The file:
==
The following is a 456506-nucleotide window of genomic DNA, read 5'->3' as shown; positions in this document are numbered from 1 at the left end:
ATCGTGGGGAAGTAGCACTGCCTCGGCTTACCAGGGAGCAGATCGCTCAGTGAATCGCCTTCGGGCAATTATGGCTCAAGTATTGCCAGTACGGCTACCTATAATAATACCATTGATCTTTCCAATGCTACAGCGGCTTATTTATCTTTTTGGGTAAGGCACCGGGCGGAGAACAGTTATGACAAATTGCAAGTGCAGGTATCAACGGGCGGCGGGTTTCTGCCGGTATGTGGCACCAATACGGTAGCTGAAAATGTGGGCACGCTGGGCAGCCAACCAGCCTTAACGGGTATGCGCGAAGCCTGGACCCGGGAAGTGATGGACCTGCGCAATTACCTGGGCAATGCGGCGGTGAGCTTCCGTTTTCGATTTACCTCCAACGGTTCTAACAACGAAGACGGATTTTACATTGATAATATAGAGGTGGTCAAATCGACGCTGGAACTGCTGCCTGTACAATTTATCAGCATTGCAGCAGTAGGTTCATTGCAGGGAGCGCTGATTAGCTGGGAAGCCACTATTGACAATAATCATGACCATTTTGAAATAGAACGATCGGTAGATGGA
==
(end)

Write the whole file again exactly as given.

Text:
The following is a 456506-nucleotide window of genomic DNA, read 5'->3' as shown; positions in this document are numbered from 1 at the left end:
ATCGTGGGGAAGTAGCACTGCCTCGGCTTACCAGGGAGCAGATCGCTCAGTGAATCGCCTTCGGGCAATTATGGCTCAAGTATTGCCAGTACGGCTACCTATAATAATACCATTGATCTTTCCAATGCTACAGCGGCTTATTTATCTTTTTGGGTAAGGCACCGGGCGGAGAACAGTTATGACAAATTGCAAGTGCAGGTATCAACGGGCGGCGGGTTTCTGCCGGTATGTGGCACCAATACGGTAGCTGAAAATGTGGGCACGCTGGGCAGCCAACCAGCCTTAACGGGTATGCGCGAAGCCTGGACCCGGGAAGTGATGGACCTGCGCAATTACCTGGGCAATGCGGCGGTGAGCTTCCGTTTTCGATTTACCTCCAACGGTTCTAACAACGAAGACGGATTTTACATTGATAATATAGAGGTGGTCAAATCGACGCTGGAACTGCTGCCTGTACAATTTATCAGCATTGCAGCAGTAGGTTCATTGCAGGGAGCGCTGATTAGCTGGGAAGCCACTATTGACAATAATCATGACCATTTTGAAATAGAACGATCGGTAGATGGA